If you stopped making shows that make women cry over how much weight they’re not losing and get back to showing me some music videos at decent hours of the day? Yeah, that would be really great. Yeah, because I think there’s something everyone can agree on: music, even mediocre music, is infinitely superior to psychological abuse. And if you’re under the delusion that bullying women into competing with each other to lose weight and earn a Dream Wedding (TM) is NOT psychological abuse, you are seriously mistaken.
If you’re not familiar with VH1’s recent programming, I’m talking about the cruel travesty that is Bridal Bootcamp. The basic premise of the show is this: ten altar-bound women who have deemed their bodies “unfit” get sent to boot camp so they can lose weight and “commit themselves to a healthy lifestyle” (since that’s what they’re apparently calling it these days), all so that they can fit a certain smaller dress size by the time they get married. The show is basically a competition to see who loses weight the fastest. One woman is sent home each week based on how little “improvement” she’s made (i.e. how little weight she’s lost, or — heaven forbid! — how much she might have somehow gained in the process), while in the end the last woman standing gets rewarded a so-called Dream Wedding (TM). While the intentions of this program may be pure, I think it’s sending a number of dangerous messages.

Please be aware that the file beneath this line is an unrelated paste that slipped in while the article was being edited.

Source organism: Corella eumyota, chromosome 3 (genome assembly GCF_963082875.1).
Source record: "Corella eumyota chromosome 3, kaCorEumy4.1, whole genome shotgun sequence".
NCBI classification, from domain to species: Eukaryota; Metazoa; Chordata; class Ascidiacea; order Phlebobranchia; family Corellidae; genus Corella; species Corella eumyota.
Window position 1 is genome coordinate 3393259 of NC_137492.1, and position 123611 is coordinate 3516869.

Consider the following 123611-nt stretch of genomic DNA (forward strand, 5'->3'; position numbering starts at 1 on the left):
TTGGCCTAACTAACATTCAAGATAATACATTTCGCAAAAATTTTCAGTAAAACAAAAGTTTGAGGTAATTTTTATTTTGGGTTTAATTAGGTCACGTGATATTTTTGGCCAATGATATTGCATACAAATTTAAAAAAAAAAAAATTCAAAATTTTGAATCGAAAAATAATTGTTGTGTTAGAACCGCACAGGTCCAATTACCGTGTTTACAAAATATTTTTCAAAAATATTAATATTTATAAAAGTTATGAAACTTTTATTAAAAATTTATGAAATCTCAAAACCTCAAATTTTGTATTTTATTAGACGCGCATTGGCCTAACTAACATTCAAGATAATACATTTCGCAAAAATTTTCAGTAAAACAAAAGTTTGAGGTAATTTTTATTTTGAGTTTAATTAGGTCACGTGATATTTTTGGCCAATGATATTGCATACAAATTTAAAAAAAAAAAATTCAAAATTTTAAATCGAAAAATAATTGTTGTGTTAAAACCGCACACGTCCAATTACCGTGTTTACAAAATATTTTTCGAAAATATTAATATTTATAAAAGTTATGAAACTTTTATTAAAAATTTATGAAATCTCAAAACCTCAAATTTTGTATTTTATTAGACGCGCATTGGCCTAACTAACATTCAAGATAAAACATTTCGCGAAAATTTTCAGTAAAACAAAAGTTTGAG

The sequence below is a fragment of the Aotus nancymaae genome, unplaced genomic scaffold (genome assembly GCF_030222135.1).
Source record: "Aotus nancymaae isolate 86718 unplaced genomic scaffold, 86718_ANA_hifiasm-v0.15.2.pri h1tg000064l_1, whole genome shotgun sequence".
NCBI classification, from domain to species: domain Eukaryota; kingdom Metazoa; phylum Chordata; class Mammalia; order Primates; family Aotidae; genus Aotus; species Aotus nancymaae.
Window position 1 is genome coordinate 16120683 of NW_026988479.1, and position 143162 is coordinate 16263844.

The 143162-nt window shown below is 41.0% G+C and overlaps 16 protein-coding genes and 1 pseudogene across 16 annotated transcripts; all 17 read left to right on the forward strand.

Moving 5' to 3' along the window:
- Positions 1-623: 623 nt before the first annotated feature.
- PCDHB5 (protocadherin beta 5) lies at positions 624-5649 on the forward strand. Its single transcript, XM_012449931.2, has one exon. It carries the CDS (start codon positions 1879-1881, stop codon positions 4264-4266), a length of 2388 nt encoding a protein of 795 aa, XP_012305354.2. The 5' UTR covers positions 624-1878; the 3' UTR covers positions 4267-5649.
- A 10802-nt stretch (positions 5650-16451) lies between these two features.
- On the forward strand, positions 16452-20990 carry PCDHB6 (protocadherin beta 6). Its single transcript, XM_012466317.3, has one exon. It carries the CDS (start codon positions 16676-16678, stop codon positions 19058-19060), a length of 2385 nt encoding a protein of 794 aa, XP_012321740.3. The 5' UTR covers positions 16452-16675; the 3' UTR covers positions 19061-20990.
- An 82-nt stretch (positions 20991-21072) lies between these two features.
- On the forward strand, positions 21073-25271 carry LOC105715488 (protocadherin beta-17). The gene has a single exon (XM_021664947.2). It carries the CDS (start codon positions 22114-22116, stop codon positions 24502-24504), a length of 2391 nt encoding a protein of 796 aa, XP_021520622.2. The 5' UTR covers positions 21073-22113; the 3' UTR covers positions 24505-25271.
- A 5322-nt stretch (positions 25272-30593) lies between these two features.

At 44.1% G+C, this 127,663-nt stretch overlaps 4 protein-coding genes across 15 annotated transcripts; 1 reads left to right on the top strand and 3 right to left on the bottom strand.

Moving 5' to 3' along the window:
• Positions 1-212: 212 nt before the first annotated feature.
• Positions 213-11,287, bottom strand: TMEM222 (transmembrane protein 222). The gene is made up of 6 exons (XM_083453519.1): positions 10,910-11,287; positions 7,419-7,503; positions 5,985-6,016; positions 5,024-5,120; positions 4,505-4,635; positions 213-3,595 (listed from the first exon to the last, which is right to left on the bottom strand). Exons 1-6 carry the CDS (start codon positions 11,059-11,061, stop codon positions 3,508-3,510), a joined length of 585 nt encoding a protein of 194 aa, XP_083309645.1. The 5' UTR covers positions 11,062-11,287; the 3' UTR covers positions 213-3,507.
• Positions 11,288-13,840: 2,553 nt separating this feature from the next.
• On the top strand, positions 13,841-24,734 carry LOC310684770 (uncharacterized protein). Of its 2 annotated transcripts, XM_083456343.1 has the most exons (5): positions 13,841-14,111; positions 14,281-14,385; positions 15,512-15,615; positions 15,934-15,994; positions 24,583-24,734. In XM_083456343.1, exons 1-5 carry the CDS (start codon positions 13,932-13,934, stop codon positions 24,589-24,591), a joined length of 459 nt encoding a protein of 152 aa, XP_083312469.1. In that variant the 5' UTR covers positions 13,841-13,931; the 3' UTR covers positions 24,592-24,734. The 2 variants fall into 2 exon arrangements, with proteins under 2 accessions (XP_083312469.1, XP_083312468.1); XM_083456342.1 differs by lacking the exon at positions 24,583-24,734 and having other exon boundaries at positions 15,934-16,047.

First of all, it’s worth noting that the contestants come from a wide range of dress sizes, and that the woman with the smallest dress size entered (Kacey, a size 8 at the start of the competition, according to her audition video) is smaller than the goal dress size of the largest woman entered (Tina, an 18W according to her audition video, whose goal is a size 14). So it may seem that there is no “ideal” dress size, right? And that’s good, right? Think again. These women are actually all going for the same goal, and that goal is “smaller”. These women evidently feel that they should not be happy with their current bodies, often against their better judgement. Tina, for example, has been afflicted with asthma for most of her life, and “know[s] exercise will start triggering things,” but is still willing to put herself through rigorous training in order to reach her goal of being “smaller”. Meanwhile, Kacey, who does not even remotely resemble what anyone in their right mind would consider “fat”, points out cellulite on her rear end and admits that she “think[s] it’s genetic”, yet still attributes it to “drinking too much soda”. So basically, she’s blaming her lifestyle for something that she actually knows she can’t help. And that’s all kinds of effed up. A lot of the contestants also seem to be more concerned with how other people perceive their bodies than how they personally feel about their own bodies. One contestant, Jamie, says in her audition tape, “I would really love to wear a strapless gown. But I don’t wanna have to subject people to things like my arms,” she says, and moves her arms in a way that the fat and extra skin under her upper arms jiggles. I think it’s very sad that she feels the need to get rid of this “problem”, because it’s something that just about everyone has (heck, I’m a scrawny little twig, and even I have a little jiggle under my arms), and also because she feels that she’d be doing others a disservice by not getting rid of it. Which is, once again, all kinds of effed up. One thing I find really disturbing is the women who want to “look good” for the sake of their future husbands. “I want my fiance to say ‘What a smokin’ hot body she has!’ and he can’t wait to just kiss my face off,” says one contestant, while another tearfully says “I would just want my fiance to say — to say I look beautiful.” Which makes me wonder what their fiances think of them at their current weight. It saddens me to think that anyone would plan to spend the rest of their life with someone who does not think they’re beautiful the way they are. This is not to say that the contestants’ fiances really think their future wives could be any more beautiful than they already are, but it makes me sad to think that anyone would choose to lose weight for the benefit of anyone other than themself, especially their life partner.